Invited Symposium: Cytokines, Monoamines and Behavior
Depression is a common, disturbing concomitant of physical disease. Several lines of evidence suggest that during various medical conditions the release of cytokines, particularly within the brain, contribute to the symptomatology and etiology of depression: 1) Many infectious and non-infectious diseases in humans, e.g., multiple sclerosis, stroke and neurodegenerative diseases involve chronic secretion of cytokines in the brain, as well as high prevalence of depression. 2) Exogenous administration of cytokines in humans induces depressed mood, as well as other depressive symptoms. 3) Similar changes in neuroendocrine and neurotransmitter systems occur following cytokine administration and in depressed patients. 4) Work in my as well as in other laboratories demonstrated that in experimental animals immune activation produces many behavioral and neuroendocrine effects, which resemble depressive symptoms. For example, following administration of endotoxin rats exhibit anhedonia, anorexia, fatigue, motor retardation, and reduced interest in usual activities such as social, exploratory and sexual behaviors. Moreover, we have demonstrated that some of the behavioral and neuroendocrine effects of endotoxin can be attenuated by chronic treatment with antidepressants, such as imipramine and fluoxetine. Together, these findings indicate that cytokines mediate, at least partially, the depression that is often associated with physical illness.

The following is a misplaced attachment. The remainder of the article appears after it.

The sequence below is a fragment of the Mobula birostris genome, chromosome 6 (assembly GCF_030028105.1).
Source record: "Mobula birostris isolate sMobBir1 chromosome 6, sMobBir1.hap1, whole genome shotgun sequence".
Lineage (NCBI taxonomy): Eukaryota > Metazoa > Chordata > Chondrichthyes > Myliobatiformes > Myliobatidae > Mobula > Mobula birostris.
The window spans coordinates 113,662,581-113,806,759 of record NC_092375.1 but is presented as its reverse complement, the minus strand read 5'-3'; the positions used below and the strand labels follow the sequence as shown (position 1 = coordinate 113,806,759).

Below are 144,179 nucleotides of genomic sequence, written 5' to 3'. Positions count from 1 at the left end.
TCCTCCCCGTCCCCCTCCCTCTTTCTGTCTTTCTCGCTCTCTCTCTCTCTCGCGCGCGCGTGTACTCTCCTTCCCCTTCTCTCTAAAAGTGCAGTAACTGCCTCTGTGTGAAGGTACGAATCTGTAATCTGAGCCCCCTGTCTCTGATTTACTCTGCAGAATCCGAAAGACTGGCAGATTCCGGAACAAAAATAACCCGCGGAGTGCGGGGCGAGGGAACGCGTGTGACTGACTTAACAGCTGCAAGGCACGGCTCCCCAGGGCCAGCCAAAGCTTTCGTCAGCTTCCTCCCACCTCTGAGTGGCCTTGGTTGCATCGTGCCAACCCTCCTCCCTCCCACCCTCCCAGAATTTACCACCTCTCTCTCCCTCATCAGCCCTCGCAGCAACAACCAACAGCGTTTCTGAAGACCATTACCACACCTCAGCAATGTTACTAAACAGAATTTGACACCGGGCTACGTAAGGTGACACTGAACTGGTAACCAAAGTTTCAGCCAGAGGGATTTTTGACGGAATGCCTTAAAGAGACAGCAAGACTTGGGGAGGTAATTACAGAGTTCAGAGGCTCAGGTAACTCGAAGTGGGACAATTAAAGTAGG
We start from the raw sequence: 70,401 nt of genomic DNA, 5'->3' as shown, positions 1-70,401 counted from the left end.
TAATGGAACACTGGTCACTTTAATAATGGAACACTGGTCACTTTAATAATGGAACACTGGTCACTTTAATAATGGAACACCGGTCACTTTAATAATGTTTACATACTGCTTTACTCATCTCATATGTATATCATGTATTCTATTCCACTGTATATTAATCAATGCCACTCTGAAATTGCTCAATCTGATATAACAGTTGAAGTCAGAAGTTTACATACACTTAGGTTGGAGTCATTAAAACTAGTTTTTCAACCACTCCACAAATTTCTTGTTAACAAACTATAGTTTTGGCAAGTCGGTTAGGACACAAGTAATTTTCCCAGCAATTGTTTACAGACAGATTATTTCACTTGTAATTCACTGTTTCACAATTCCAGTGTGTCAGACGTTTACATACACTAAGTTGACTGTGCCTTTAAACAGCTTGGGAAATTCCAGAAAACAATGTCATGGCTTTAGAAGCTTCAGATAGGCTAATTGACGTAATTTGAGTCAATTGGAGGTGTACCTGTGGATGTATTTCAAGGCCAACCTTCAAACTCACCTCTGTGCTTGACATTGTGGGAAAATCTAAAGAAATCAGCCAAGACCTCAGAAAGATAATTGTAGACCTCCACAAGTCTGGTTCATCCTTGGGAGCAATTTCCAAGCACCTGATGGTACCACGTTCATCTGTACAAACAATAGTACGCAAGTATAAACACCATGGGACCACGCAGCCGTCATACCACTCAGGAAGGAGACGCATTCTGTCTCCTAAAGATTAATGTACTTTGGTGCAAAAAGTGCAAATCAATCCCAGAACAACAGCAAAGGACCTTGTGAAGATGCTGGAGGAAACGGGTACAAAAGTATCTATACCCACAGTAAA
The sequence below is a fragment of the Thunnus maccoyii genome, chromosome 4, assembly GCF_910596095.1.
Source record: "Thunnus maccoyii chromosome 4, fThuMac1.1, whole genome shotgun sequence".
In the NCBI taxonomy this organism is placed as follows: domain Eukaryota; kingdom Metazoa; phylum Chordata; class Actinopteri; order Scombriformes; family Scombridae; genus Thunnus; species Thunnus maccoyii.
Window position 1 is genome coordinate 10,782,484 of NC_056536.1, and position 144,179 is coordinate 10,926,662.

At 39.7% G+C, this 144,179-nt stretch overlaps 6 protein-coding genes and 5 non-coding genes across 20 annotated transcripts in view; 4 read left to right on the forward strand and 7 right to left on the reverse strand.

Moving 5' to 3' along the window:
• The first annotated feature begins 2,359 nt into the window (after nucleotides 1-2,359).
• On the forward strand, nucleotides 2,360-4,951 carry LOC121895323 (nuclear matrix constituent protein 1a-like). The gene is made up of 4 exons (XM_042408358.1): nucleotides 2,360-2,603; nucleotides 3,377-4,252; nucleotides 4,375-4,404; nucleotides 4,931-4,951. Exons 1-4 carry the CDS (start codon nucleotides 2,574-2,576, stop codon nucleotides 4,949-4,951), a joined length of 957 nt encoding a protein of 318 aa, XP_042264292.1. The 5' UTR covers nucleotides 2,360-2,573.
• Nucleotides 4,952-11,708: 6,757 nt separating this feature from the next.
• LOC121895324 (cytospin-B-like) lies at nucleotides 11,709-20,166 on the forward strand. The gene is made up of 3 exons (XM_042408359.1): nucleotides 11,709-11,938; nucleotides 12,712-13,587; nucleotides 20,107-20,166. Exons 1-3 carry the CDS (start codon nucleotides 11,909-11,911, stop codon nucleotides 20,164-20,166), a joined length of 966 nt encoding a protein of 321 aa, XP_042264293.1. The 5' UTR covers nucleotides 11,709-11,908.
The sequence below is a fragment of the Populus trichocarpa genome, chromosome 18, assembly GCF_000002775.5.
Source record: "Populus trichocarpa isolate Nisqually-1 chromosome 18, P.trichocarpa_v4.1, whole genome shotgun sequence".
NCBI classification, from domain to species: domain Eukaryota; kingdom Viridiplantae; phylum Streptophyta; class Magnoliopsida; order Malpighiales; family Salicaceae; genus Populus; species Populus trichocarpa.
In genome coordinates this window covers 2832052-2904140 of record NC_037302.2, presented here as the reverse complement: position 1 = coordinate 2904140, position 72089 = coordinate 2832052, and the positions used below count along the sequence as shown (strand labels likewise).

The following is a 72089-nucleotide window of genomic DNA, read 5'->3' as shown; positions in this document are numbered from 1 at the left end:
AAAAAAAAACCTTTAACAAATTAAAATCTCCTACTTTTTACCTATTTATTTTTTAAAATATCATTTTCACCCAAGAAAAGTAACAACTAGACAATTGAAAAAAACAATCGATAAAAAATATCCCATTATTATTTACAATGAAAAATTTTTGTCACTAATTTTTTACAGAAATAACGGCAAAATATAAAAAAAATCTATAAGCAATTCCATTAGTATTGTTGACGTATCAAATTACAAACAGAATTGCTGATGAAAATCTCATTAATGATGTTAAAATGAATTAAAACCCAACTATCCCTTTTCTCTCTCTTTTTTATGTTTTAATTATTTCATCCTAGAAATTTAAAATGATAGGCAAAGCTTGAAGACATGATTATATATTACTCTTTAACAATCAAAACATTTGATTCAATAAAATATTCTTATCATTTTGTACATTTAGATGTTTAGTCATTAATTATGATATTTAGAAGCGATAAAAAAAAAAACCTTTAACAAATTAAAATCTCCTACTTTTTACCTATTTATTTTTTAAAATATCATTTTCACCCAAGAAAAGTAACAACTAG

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|Yirmiya, R.; (1998). Illness, Cytokines, and Depression. Presented at INABIS '98 - 5th Internet World Congress on Biomedical Sciences at McMaster University, Canada, Dec 7-16th. Invited Symposium. Available at URL http://www.mcmaster.ca/inabis98/anisman/yirmiya0194/index.html|
|© 1998 Author(s) Hold Copyright|